Willie Collum named as referee for Scottish Cup Final, while Rangers and Celtic receive boost as UEFA revamp European competitions

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Willie Collum has been named as the referee in charge of the Scottish Cup Final between Rangers and Hearts later this month.

The vastly experienced match official has been selected as the man in the middle for the Hampden showpiece on May 21 - his fourth time at the centre of Scottish football’s flagship encounter.

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The 43-year-old will be assisted by Daniel McFarlane and Dougie Potter, with Nick Walsh confirmed as the fourth official.

Referee Willie Collum will be in charge of the Scottish Cup final. (Photo by Craig Foy / SNS Group)

Collum previously officiated Celtic’s 3-0 triumph over Hibernian at the national stadium in 2013, Inverness’ historic 2-1 victory over Falkirk in 2015 and the Hoops’ 2-1 win over Hearts in 2019.

Meanwhile, Celtic and Rangers have been handed a minor boost to their European prospects after UEFA announced plans to expand the Champions League.

European football’s governing body are set to increase the size of the competition from 32 teams to 36 from 2024 onwards.

The biggest change will see a transformation from the traditional group stage to a single league phase including all participating teams.

This will mean every club will now be guaranteed a minimum of eight league stage games against eight different opponents (four home games, four away) rather than the previous six matches against three teams.

The top eight sides will then qualify automaitcally for the knockout stage, while the team finishing in ninth to 24th place will compete in a play-off over two legs to secure their path to the last 16 phase.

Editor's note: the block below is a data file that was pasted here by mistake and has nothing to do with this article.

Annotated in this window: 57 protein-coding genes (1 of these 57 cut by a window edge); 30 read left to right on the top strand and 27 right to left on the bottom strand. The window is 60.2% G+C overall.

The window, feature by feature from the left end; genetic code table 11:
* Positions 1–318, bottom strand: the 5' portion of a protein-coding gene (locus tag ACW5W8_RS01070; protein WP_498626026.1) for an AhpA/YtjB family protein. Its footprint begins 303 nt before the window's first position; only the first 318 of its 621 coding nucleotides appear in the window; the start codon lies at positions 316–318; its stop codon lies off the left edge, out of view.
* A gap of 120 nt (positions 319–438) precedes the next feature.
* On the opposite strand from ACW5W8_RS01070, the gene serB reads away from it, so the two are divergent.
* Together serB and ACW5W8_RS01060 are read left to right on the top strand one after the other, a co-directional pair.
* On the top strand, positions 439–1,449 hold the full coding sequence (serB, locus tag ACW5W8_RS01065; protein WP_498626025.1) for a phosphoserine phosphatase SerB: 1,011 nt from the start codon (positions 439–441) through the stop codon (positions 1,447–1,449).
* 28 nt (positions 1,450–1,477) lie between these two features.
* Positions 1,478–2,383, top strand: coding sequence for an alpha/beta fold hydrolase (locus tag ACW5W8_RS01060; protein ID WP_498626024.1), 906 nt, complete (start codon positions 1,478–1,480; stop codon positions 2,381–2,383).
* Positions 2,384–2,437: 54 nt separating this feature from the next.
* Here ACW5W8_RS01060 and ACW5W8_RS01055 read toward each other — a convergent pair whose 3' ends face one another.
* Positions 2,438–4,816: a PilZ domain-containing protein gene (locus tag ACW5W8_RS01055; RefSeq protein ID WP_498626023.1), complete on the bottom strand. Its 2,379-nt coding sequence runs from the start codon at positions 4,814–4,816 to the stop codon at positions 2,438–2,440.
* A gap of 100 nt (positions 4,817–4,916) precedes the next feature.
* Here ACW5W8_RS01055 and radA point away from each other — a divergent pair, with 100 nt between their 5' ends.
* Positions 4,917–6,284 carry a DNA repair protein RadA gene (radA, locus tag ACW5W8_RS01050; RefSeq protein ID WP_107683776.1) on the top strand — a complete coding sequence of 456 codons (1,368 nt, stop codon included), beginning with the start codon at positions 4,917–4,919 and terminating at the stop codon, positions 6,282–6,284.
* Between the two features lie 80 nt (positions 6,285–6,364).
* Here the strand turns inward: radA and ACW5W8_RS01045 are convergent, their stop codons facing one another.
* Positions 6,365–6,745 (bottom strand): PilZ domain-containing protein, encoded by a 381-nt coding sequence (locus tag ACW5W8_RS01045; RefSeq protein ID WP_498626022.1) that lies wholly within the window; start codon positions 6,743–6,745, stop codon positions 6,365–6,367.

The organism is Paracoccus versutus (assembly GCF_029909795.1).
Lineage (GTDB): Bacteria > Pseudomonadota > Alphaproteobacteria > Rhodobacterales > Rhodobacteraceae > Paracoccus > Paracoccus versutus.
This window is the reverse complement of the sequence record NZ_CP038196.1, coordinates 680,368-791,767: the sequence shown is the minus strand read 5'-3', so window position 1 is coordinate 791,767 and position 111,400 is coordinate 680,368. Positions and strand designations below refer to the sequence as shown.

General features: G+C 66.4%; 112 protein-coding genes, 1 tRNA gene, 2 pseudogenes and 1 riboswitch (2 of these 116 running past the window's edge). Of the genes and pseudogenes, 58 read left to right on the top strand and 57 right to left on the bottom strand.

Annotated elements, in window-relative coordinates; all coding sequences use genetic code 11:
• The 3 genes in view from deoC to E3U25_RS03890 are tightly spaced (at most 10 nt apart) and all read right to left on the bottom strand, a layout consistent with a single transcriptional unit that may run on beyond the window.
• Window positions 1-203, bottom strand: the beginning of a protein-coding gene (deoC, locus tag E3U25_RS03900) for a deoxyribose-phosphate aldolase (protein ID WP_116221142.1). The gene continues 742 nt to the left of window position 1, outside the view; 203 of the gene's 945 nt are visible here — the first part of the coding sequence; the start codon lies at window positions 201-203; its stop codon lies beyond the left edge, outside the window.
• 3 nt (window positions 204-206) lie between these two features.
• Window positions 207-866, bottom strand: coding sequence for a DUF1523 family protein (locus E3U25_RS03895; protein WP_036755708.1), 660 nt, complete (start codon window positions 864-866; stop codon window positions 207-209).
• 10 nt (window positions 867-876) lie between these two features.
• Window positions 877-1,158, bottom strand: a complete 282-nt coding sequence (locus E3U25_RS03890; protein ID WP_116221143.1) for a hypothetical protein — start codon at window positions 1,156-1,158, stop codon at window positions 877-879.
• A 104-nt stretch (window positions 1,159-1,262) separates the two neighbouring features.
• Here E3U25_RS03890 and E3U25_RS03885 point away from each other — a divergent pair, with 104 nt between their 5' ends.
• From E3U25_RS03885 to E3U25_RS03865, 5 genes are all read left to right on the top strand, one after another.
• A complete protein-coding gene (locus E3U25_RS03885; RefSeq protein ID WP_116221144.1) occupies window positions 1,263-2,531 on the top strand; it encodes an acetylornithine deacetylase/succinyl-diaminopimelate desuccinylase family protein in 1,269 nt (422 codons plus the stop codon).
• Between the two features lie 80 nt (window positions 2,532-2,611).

The revised format will also apply to the UEFA Europa League and UEFA Europa Conference League.

Champions League will have 36 teams participating in 2024/25

UEFA President Aleksander Ceferin said: “We are convinced that the formart chosen strikes the right balance.

“And that it will improve the competitive balance and generate solid revenues that can be distributed to clubs, leagues, and into grassroots football across our continent while increasing the appeal and popularity of our club competitions.

“I am really pleased that it was a unanimous decision of the UEFA Executvie Committee, with the European Club Association, European Leagues and National Associations all agreeing with the proposal made. Another proof that European football is more united than ever.

“Qualification will thus remain purely based on sporting performance and the dream to participate will remain for all clubs.”

The new format ends any hopes of a well-documented European Super League, according to Ceferin.

12 of Europe’s biggest club had previously signed up for the proposed competition last April but the project collapsed within a matter of days following a huge backlash from supporters and various football governing bodies.